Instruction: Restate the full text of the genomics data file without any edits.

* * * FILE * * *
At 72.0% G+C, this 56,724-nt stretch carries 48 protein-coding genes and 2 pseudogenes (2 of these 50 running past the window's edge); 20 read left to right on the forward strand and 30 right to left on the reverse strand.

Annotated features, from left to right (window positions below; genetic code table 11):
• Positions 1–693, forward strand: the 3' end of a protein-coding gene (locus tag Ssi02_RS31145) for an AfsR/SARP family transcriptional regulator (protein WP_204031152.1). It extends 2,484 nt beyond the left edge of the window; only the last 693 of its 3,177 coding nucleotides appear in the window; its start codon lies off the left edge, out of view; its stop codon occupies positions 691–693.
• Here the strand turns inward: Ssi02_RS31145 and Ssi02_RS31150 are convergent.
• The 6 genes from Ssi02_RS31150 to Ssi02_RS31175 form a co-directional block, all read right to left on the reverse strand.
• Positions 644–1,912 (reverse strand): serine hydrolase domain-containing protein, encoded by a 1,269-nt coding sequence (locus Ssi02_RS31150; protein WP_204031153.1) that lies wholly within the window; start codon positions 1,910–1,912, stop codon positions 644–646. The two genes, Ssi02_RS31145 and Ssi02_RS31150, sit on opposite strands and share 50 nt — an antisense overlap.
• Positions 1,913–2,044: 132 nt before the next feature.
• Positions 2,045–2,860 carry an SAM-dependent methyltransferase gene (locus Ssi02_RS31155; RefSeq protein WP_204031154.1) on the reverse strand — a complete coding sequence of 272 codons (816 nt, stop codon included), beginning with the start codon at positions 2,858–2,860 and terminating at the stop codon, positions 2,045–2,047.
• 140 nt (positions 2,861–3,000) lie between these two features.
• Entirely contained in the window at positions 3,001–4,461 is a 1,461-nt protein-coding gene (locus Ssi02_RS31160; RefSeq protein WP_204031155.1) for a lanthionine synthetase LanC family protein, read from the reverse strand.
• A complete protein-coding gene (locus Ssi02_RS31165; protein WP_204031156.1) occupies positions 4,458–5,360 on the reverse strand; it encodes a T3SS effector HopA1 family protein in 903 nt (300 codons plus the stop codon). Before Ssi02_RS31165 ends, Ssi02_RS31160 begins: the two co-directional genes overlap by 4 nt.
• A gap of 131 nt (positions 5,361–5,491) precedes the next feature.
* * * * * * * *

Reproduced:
At 72.0% G+C, this 56,724-nt stretch carries 48 protein-coding genes and 2 pseudogenes (2 of these 50 running past the window's edge); 20 read left to right on the forward strand and 30 right to left on the reverse strand.

Annotated features, from left to right (window positions below; genetic code table 11):
• Positions 1–693, forward strand: the 3' end of a protein-coding gene (locus tag Ssi02_RS31145) for an AfsR/SARP family transcriptional regulator (protein WP_204031152.1). It extends 2,484 nt beyond the left edge of the window; only the last 693 of its 3,177 coding nucleotides appear in the window; its start codon lies off the left edge, out of view; its stop codon occupies positions 691–693.
• Here the strand turns inward: Ssi02_RS31145 and Ssi02_RS31150 are convergent.
• The 6 genes from Ssi02_RS31150 to Ssi02_RS31175 form a co-directional block, all read right to left on the reverse strand.
• Positions 644–1,912 (reverse strand): serine hydrolase domain-containing protein, encoded by a 1,269-nt coding sequence (locus Ssi02_RS31150; protein WP_204031153.1) that lies wholly within the window; start codon positions 1,910–1,912, stop codon positions 644–646. The two genes, Ssi02_RS31145 and Ssi02_RS31150, sit on opposite strands and share 50 nt — an antisense overlap.
• Positions 1,913–2,044: 132 nt before the next feature.
• Positions 2,045–2,860 carry an SAM-dependent methyltransferase gene (locus Ssi02_RS31155; RefSeq protein WP_204031154.1) on the reverse strand — a complete coding sequence of 272 codons (816 nt, stop codon included), beginning with the start codon at positions 2,858–2,860 and terminating at the stop codon, positions 2,045–2,047.
• 140 nt (positions 2,861–3,000) lie between these two features.
• Entirely contained in the window at positions 3,001–4,461 is a 1,461-nt protein-coding gene (locus Ssi02_RS31160; RefSeq protein WP_204031155.1) for a lanthionine synthetase LanC family protein, read from the reverse strand.
• A complete protein-coding gene (locus Ssi02_RS31165; protein WP_204031156.1) occupies positions 4,458–5,360 on the reverse strand; it encodes a T3SS effector HopA1 family protein in 903 nt (300 codons plus the stop codon). Before Ssi02_RS31165 ends, Ssi02_RS31160 begins: the two co-directional genes overlap by 4 nt.
• A gap of 131 nt (positions 5,361–5,491) precedes the next feature.